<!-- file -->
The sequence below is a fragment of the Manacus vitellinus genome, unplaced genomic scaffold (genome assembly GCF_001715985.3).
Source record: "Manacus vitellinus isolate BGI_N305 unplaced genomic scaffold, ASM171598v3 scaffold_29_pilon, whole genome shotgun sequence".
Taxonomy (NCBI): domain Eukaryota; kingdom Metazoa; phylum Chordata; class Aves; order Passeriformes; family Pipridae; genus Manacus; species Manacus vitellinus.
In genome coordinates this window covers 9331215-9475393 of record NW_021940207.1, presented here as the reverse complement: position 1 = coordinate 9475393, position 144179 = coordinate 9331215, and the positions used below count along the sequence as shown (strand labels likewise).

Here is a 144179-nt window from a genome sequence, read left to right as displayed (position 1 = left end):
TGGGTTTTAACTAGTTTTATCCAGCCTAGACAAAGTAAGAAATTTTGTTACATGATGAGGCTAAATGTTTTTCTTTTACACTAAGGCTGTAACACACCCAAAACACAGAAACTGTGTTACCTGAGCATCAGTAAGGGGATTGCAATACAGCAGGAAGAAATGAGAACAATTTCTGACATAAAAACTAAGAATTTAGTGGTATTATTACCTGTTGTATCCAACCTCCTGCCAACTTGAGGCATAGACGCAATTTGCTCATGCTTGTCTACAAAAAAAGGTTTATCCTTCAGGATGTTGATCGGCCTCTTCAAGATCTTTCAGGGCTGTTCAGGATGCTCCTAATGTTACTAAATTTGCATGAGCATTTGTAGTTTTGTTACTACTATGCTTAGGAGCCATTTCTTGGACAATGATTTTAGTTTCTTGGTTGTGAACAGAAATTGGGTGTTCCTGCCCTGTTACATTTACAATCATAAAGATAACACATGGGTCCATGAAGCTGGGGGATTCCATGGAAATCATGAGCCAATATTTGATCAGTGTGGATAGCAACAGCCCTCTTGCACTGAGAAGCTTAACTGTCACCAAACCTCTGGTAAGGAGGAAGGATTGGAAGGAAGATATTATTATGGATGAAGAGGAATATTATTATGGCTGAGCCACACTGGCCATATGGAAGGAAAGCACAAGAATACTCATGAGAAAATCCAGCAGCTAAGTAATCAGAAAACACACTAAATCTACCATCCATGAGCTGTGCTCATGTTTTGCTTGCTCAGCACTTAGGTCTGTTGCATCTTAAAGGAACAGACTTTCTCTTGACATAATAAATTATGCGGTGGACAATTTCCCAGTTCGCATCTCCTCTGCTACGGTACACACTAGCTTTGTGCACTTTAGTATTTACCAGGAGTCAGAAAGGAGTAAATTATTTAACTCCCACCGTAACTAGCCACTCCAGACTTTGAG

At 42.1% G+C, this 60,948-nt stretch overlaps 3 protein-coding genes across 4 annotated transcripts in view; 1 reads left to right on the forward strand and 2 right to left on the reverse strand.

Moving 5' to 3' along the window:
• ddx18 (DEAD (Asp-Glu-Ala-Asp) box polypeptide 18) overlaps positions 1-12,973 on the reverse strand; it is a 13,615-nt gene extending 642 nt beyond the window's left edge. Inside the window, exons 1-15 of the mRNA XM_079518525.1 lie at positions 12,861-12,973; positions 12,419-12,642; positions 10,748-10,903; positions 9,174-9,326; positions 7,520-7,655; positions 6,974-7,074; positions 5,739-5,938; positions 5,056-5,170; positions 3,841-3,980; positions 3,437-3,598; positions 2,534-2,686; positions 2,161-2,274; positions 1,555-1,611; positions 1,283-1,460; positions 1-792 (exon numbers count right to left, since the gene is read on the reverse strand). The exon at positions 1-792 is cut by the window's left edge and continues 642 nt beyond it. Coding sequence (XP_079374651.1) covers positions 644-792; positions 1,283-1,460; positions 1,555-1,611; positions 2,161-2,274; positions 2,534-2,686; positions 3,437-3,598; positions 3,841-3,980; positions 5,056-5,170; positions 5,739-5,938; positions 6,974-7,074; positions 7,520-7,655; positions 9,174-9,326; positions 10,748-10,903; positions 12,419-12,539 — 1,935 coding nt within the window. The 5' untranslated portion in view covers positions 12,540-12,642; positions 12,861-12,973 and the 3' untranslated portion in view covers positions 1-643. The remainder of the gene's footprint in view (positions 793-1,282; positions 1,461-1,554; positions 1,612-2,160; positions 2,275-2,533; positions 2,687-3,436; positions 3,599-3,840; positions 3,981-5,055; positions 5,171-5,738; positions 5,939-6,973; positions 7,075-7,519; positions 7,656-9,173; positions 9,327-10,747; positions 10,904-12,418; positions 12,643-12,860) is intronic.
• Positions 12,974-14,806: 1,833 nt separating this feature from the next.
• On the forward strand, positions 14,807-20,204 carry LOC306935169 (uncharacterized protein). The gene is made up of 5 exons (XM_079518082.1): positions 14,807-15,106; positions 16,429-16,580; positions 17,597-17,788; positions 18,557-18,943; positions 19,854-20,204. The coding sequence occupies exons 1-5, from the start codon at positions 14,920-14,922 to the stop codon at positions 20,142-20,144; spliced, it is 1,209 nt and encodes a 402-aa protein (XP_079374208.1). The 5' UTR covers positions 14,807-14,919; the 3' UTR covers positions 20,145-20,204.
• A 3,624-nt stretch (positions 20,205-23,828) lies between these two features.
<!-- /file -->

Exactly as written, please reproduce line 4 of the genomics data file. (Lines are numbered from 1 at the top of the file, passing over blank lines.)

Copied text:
In genome coordinates this window covers 9331215-9475393 of record NW_021940207.1, presented here as the reverse complement: position 1 = coordinate 9475393, position 144179 = coordinate 9331215, and the positions used below count along the sequence as shown (strand labels likewise).